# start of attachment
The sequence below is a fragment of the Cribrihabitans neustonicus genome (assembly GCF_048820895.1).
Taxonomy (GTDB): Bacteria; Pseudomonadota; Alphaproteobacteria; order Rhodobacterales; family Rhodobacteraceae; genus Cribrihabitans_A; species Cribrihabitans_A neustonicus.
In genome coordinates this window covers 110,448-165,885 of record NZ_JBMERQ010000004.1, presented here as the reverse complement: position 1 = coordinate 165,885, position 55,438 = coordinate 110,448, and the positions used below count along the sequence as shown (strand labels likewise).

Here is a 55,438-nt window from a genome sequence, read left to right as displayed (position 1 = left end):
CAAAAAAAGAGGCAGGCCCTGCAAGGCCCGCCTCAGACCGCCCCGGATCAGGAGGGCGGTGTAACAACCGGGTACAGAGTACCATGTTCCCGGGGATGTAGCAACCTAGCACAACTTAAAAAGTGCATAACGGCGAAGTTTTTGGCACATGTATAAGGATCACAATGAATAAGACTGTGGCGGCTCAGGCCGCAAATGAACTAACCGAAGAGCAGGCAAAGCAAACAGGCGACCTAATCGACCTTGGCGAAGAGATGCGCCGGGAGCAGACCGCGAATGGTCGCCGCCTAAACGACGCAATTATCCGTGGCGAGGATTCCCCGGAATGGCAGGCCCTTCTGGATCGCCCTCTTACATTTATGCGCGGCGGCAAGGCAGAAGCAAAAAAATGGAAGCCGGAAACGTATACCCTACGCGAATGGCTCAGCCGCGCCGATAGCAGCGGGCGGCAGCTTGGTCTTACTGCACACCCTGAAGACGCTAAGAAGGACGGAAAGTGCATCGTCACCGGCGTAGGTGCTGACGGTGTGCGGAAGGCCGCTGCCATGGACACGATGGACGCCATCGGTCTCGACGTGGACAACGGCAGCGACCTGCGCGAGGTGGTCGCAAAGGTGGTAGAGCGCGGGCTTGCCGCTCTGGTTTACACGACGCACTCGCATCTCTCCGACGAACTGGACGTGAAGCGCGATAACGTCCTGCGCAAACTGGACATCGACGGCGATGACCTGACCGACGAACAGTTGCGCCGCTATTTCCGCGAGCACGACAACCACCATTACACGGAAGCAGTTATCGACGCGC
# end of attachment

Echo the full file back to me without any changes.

The sequence below is a fragment of the Cribrihabitans neustonicus genome (assembly GCF_048820895.1).
Taxonomy (GTDB): Bacteria; Pseudomonadota; Alphaproteobacteria; order Rhodobacterales; family Rhodobacteraceae; genus Cribrihabitans_A; species Cribrihabitans_A neustonicus.
In genome coordinates this window covers 110,448-165,885 of record NZ_JBMERQ010000004.1, presented here as the reverse complement: position 1 = coordinate 165,885, position 55,438 = coordinate 110,448, and the positions used below count along the sequence as shown (strand labels likewise).

Here is a 55,438-nt window from a genome sequence, read left to right as displayed (position 1 = left end):
CAAAAAAAGAGGCAGGCCCTGCAAGGCCCGCCTCAGACCGCCCCGGATCAGGAGGGCGGTGTAACAACCGGGTACAGAGTACCATGTTCCCGGGGATGTAGCAACCTAGCACAACTTAAAAAGTGCATAACGGCGAAGTTTTTGGCACATGTATAAGGATCACAATGAATAAGACTGTGGCGGCTCAGGCCGCAAATGAACTAACCGAAGAGCAGGCAAAGCAAACAGGCGACCTAATCGACCTTGGCGAAGAGATGCGCCGGGAGCAGACCGCGAATGGTCGCCGCCTAAACGACGCAATTATCCGTGGCGAGGATTCCCCGGAATGGCAGGCCCTTCTGGATCGCCCTCTTACATTTATGCGCGGCGGCAAGGCAGAAGCAAAAAAATGGAAGCCGGAAACGTATACCCTACGCGAATGGCTCAGCCGCGCCGATAGCAGCGGGCGGCAGCTTGGTCTTACTGCACACCCTGAAGACGCTAAGAAGGACGGAAAGTGCATCGTCACCGGCGTAGGTGCTGACGGTGTGCGGAAGGCCGCTGCCATGGACACGATGGACGCCATCGGTCTCGACGTGGACAACGGCAGCGACCTGCGCGAGGTGGTCGCAAAGGTGGTAGAGCGCGGGCTTGCCGCTCTGGTTTACACGACGCACTCGCATCTCTCCGACGAACTGGACGTGAAGCGCGATAACGTCCTGCGCAAACTGGACATCGACGGCGATGACCTGACCGACGAACAGTTGCGCCGCTATTTCCGCGAGCACGACAACCACCATTACACGGAAGCAGTTATCGACGCGC